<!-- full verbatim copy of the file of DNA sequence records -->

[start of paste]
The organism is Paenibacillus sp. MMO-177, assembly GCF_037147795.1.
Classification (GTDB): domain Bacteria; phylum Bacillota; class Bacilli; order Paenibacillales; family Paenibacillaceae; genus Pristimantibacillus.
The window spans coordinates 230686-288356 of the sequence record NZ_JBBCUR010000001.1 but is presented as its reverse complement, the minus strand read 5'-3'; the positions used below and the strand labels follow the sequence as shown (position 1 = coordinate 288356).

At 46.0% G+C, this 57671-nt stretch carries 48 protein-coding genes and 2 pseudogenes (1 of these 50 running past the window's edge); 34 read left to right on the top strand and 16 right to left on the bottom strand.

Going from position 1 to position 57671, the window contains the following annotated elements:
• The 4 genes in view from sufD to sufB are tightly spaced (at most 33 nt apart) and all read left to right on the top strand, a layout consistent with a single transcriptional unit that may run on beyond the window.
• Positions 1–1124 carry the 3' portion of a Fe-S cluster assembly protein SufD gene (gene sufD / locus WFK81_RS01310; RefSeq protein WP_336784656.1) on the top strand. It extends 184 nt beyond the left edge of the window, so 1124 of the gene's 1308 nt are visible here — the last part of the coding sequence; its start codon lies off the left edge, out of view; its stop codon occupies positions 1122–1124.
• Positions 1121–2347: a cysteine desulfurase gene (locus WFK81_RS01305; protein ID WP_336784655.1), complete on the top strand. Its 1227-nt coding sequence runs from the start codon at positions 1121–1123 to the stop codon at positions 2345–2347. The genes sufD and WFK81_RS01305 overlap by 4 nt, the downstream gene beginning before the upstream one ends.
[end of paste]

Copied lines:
The organism is Paenibacillus sp. MMO-177, assembly GCF_037147795.1.
Classification (GTDB): domain Bacteria; phylum Bacillota; class Bacilli; order Paenibacillales; family Paenibacillaceae; genus Pristimantibacillus.
The window spans coordinates 230686-288356 of the sequence record NZ_JBBCUR010000001.1 but is presented as its reverse complement, the minus strand read 5'-3'; the positions used below and the strand labels follow the sequence as shown (position 1 = coordinate 288356).

At 46.0% G+C, this 57671-nt stretch carries 48 protein-coding genes and 2 pseudogenes (1 of these 50 running past the window's edge); 34 read left to right on the top strand and 16 right to left on the bottom strand.

Going from position 1 to position 57671, the window contains the following annotated elements:
• The 4 genes in view from sufD to sufB are tightly spaced (at most 33 nt apart) and all read left to right on the top strand, a layout consistent with a single transcriptional unit that may run on beyond the window.
• Positions 1–1124 carry the 3' portion of a Fe-S cluster assembly protein SufD gene (gene sufD / locus WFK81_RS01310; RefSeq protein WP_336784656.1) on the top strand. It extends 184 nt beyond the left edge of the window, so 1124 of the gene's 1308 nt are visible here — the last part of the coding sequence; its start codon lies off the left edge, out of view; its stop codon occupies positions 1122–1124.
• Positions 1121–2347: a cysteine desulfurase gene (locus WFK81_RS01305; protein ID WP_336784655.1), complete on the top strand. Its 1227-nt coding sequence runs from the start codon at positions 1121–1123 to the stop codon at positions 2345–2347. The genes sufD and WFK81_RS01305 overlap by 4 nt, the downstream gene beginning before the upstream one ends.